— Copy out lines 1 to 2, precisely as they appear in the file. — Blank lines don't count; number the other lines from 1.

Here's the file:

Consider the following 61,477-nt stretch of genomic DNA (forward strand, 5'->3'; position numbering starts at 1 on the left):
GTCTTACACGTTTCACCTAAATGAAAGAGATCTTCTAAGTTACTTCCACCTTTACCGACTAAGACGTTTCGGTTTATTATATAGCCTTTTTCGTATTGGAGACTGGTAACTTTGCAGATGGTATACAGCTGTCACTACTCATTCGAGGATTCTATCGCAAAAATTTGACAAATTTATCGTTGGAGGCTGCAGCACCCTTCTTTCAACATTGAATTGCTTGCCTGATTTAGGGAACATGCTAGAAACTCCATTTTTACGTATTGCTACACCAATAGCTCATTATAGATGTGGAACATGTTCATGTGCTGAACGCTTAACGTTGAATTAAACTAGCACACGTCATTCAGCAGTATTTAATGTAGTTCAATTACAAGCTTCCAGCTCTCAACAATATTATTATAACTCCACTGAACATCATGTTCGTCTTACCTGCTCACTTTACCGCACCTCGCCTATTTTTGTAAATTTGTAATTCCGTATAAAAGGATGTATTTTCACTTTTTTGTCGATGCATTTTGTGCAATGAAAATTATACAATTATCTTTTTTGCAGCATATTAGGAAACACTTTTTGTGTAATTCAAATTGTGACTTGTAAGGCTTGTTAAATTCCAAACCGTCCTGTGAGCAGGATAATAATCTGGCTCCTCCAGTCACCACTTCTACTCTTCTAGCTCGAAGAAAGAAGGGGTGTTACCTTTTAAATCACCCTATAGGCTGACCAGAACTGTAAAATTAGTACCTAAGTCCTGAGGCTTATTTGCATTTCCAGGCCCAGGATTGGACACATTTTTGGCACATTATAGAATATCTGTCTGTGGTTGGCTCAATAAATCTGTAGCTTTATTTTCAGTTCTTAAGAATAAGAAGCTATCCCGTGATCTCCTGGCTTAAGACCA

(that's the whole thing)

Consider the following 61,477-nt stretch of genomic DNA (forward strand, 5'->3'; position numbering starts at 1 on the left):
GTCTTACACGTTTCACCTAAATGAAAGAGATCTTCTAAGTTACTTCCACCTTTACCGACTAAGACGTTTCGGTTTATTATATAGCCTTTTTCGTATTGGAGACTGGTAACTTTGCAGATGGTATACAGCTGTCACTACTCATTCGAGGATTCTATCGCAAAAATTTGACAAATTTATCGTTGGAGGCTGCAGCACCCTTCTTTCAACATTGAATTGCTTGCCTGATTTAGGGAACATGCTAGAAACTCCATTTTTACGTATTGCTACACCAATAGCTCATTATAGATGTGGAACATGTTCATGTGCTGAACGCTTAACGTTGAATTAAACTAGCACACGTCATTCAGCAGTATTTAATGTAGTTCAATTACAAGCTTCCAGCTCTCAACAATATTATTATAACTCCACTGAACATCATGTTCGTCTTACCTGCTCACTTTACCGCACCTCGCCTATTTTTGTAAATTTGTAATTCCGTATAAAAGGATGTATTTTCACTTTTTTGTCGATGCATTTTGTGCAATGAAAATTATACAATTATCTTTTTTGCAGCATATTAGGAAACACTTTTTGTGTAATTCAAATTGTGACTTGTAAGGCTTGTTAAATTCCAAACCGTCCTGTGAGCAGGATAATAATCTGGCTCCTCCAGTCACCACTTCTACTCTTCTAGCTCGAAGAAAGAAGGGGTGTTACCTTTTAAATCACCCTATAGGCTGACCAGAACTGTAAAATTAGTACCTAAGTCCTGAGGCTTATTTGCATTTCCAGGCCCAGGATTGGACACATTTTTGGCACATTATAGAATATCTGTCTGTGGTTGGCTCAATAAATCTGTAGCTTTATTTTCAGTTCTTAAGAATAAGAAGCTATCCCGTGATCTCCTGGCTTAAGACCA